Before most dog bite lawsuits are filed, settlements are reached and this is a victim’s guide to dog bite settlements. When insurance companies are involved pretrial settlement is an opportunity to bring the case to a conclusion without going through a lengthy court process and dog bite trial that takes even more time and costs more in legal expenses.
Of course, every dog bite settlement is different, and there are a lot of things that must be taken into consideration by both parties before it can be determined whether a settlement provides an outcome that is fair while providing proper compensation for the victim.
Keep in mind that while a settlement may seem ideal, dog bites could cause implications that are not apparent until later down the road. Therefore, you should always have the injuries examined by a doctor as well as know what kind of scars will form over time as well as what the process is going to be for scar revision. By doing this, you will ensure that your dog bite lawyer can seek the maximum amount of compensation for any damages that were caused by the dog bite.
When can a dog bite settlement be reached?
At any time during the process, a dog bite settlement offer can be put on the table by the defendant or plaintiff. So long as no verdict has been reached, and the case isn’t being presented in a trial. Keep in mind that you will always want the help of a seasoned attorney to ensure that the settlement is an adequate offer so that you don’t risk losing out by accepting it.
· Before Filing the Lawsuit with the Court
It isn’t uncommon for a plaintiff’s attorney to present a demand for compensation in hopes of reaching a settlement before the case gets tied up in court. A lot of the time, the defendant’s attorney or insurance company will even offer some form of settlement before the court.
If the defendant or insurance company comes to the table with an offer, there is a chance that they will try to get out of it by paying less than what you may be entitled to should the case be taken to court. This is why you want to document all medical expenses, lost wages, and damages that resulted from the dog attack and consult with a personal injury lawyer before agreeing to settle.
· During the Mediation Process (After the Discovery Period)
The discovery period is where both parties have a chance to examine the evidence, request for witnesses to be called in to testify, and utilize any other methods to gather the facts and evidence that pertain to the case. This is usually the part of the case that will take the longest as it is meant to provide a good look at what will be presented in the trial, should it get to that point.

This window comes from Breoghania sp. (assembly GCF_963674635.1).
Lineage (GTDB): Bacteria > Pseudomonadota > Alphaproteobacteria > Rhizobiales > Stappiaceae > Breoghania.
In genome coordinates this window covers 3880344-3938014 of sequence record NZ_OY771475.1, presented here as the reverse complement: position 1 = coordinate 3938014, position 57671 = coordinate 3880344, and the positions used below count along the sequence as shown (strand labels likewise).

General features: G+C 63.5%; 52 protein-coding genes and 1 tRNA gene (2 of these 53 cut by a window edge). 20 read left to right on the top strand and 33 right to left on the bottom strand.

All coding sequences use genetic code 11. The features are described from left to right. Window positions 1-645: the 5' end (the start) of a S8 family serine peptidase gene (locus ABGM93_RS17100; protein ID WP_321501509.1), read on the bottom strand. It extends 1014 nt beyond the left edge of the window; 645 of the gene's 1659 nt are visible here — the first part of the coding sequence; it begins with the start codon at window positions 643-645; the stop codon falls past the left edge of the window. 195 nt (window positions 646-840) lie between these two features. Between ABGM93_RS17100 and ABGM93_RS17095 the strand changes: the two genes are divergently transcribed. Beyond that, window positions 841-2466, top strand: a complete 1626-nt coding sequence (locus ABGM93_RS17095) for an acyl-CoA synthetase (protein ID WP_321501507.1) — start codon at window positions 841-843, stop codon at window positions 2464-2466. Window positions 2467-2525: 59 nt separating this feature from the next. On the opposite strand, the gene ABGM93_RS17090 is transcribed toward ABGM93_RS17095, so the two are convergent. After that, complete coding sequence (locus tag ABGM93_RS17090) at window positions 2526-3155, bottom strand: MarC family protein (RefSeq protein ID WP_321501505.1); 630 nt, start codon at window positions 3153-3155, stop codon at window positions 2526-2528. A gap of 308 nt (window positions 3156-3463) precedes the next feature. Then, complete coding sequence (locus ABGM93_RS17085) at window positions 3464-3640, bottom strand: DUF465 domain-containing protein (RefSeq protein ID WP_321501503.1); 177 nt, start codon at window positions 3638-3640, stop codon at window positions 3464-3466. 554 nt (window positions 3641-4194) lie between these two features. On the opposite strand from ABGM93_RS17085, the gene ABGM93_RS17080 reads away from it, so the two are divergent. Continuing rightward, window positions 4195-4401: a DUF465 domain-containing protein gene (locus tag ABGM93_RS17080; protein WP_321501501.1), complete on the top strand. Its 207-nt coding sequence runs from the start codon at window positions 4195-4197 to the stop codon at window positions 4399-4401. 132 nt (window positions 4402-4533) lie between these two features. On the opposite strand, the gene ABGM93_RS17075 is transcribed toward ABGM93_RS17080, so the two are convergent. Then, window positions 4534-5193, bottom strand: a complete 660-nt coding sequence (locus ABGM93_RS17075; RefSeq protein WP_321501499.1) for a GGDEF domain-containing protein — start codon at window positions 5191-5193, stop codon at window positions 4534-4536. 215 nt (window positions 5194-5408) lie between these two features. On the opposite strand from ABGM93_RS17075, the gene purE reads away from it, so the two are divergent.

This is also where each party has a chance to see the strengths and weaknesses of the other party clearly, as it demonstrates how strong or weak a case may be. After the discovery process, the court may set up mediation (formally known as alternate dispute resolution) to allow for the two parties to reach a resolution with the help of an unbiased mediator that oversees this part of the process. It is essentially an opportunity for the case to be resolved without a trial.
In most personal injury lawsuits that have reached this point, this is where they usually settle out of court. Especially if it has become clear that the other party was liable for the damage and injuries caused by the dog bite. However, there is always a chance that no settlement will be reached, and a trial will be necessary for the case to come to a conclusion.
· If no settlement is reached, the case may go to trial.
Only about two to five percent of personal injury lawsuits go to trial because by the time it has a chance to do so, both parties usually agree upon some form of settlement. For the small number of cases that do get to this point, it could take over 2 years for the trial to begin. This period may be extended because of the Covid-19 court closures.
In most situations, a trial is held to present the facts and findings in front of a jury. The jury will decide based upon the evidence and testimonies, what the fair outcome of the case will be. All in all, this is a lengthy process and could be drawn out for quite a long time. It’s especially crucial that at this time you are represented with an attorney that specializes in dog bite claims.
How much can I get in a dog bite settlement?
This depends upon the severity of the injuries, what kind of income has been lost due to not being able to work, and many other factors. Not one dog bite settlement is the same and there is a chance that the true impact won’t be fully visible until months (or even years) down the road.
The average dog bite settlement value in 2019 was over $44,000 which is a number that continues to rise every year. If you have been bitten by a dog in the Houston area, give my office a call at 713-572-6446 so that I can help determine what an appropriate value would be for your case and ensure you get the compensation that you’re entitled to.